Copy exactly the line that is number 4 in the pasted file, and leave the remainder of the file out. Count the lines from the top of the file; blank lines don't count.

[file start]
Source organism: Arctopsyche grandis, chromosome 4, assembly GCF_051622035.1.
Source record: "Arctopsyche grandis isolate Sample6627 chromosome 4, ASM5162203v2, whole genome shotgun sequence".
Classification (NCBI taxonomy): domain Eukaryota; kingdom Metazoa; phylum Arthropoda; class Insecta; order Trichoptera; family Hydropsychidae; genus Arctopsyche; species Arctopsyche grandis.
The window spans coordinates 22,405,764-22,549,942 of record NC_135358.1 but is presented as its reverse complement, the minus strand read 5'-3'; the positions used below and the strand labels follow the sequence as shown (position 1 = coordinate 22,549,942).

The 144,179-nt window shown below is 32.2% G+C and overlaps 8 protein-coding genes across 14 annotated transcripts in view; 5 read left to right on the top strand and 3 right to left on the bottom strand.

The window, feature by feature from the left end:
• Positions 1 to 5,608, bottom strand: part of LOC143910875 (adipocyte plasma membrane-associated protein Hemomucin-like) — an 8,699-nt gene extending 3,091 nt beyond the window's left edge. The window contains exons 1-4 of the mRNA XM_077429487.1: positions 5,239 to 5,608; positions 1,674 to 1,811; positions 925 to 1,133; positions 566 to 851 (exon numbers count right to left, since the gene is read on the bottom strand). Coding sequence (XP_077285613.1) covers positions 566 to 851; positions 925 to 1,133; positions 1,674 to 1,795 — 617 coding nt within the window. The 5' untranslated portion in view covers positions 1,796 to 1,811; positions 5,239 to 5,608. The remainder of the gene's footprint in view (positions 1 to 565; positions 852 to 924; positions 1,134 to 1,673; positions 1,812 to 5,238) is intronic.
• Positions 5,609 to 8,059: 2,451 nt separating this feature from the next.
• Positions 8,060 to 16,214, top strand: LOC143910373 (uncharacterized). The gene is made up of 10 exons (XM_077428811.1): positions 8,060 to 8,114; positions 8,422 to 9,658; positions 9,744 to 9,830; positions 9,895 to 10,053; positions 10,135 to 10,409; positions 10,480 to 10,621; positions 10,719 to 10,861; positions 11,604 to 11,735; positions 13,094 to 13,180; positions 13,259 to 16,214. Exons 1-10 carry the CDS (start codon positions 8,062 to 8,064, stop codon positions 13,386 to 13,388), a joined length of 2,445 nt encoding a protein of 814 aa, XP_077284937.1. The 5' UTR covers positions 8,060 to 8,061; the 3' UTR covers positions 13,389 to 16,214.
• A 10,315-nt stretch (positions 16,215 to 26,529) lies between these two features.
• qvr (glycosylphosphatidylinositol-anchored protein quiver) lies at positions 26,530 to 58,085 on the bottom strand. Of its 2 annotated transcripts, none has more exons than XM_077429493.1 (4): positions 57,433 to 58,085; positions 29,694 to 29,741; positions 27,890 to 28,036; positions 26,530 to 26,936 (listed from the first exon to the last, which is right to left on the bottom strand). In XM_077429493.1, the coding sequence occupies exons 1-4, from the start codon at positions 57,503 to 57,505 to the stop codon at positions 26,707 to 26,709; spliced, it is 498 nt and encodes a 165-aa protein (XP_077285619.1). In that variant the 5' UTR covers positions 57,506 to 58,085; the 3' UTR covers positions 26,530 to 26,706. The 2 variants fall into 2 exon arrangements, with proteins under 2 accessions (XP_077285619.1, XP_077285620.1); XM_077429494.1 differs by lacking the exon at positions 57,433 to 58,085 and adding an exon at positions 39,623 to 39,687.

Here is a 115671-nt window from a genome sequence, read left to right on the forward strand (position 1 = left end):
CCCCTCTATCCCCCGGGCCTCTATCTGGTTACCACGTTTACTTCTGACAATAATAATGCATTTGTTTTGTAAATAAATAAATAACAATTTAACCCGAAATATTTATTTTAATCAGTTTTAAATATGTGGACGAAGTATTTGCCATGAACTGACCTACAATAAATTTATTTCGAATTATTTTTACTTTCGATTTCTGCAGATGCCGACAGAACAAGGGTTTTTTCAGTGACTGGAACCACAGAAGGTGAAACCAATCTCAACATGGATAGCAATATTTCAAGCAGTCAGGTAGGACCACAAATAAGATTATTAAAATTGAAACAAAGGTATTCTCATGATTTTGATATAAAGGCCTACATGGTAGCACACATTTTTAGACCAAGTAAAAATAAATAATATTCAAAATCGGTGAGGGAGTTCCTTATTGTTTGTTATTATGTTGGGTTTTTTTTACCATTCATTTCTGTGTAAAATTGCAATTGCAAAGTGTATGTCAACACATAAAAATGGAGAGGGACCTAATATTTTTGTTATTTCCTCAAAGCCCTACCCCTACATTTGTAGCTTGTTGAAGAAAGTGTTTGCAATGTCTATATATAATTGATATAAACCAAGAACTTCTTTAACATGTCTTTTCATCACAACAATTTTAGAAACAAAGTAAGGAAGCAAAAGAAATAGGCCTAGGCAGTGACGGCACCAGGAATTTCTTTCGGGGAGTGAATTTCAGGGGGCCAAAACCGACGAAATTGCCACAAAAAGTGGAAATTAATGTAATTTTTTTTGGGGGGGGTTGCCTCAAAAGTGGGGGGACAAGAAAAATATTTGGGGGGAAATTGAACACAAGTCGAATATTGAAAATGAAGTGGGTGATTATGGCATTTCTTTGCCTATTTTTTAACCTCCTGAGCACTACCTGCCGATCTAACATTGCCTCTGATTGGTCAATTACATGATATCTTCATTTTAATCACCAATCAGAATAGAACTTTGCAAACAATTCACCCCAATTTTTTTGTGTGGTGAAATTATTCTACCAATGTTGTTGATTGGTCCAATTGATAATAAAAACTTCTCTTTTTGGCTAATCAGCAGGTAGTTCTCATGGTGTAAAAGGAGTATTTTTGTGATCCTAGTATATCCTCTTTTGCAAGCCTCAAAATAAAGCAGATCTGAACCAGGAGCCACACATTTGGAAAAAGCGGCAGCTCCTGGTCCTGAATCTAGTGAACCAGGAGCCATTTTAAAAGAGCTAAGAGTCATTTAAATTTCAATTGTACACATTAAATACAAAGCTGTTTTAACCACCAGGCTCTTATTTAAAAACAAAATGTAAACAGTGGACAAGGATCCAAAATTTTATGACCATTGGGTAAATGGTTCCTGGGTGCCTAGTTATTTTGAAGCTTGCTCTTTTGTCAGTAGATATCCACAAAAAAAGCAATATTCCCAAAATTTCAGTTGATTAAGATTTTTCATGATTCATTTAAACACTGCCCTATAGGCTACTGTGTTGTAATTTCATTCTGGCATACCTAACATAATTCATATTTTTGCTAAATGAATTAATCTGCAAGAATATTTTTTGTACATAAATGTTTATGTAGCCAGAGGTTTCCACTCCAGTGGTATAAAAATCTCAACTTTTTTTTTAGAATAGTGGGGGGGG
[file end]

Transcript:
The window spans coordinates 22,405,764-22,549,942 of record NC_135358.1 but is presented as its reverse complement, the minus strand read 5'-3'; the positions used below and the strand labels follow the sequence as shown (position 1 = coordinate 22,549,942).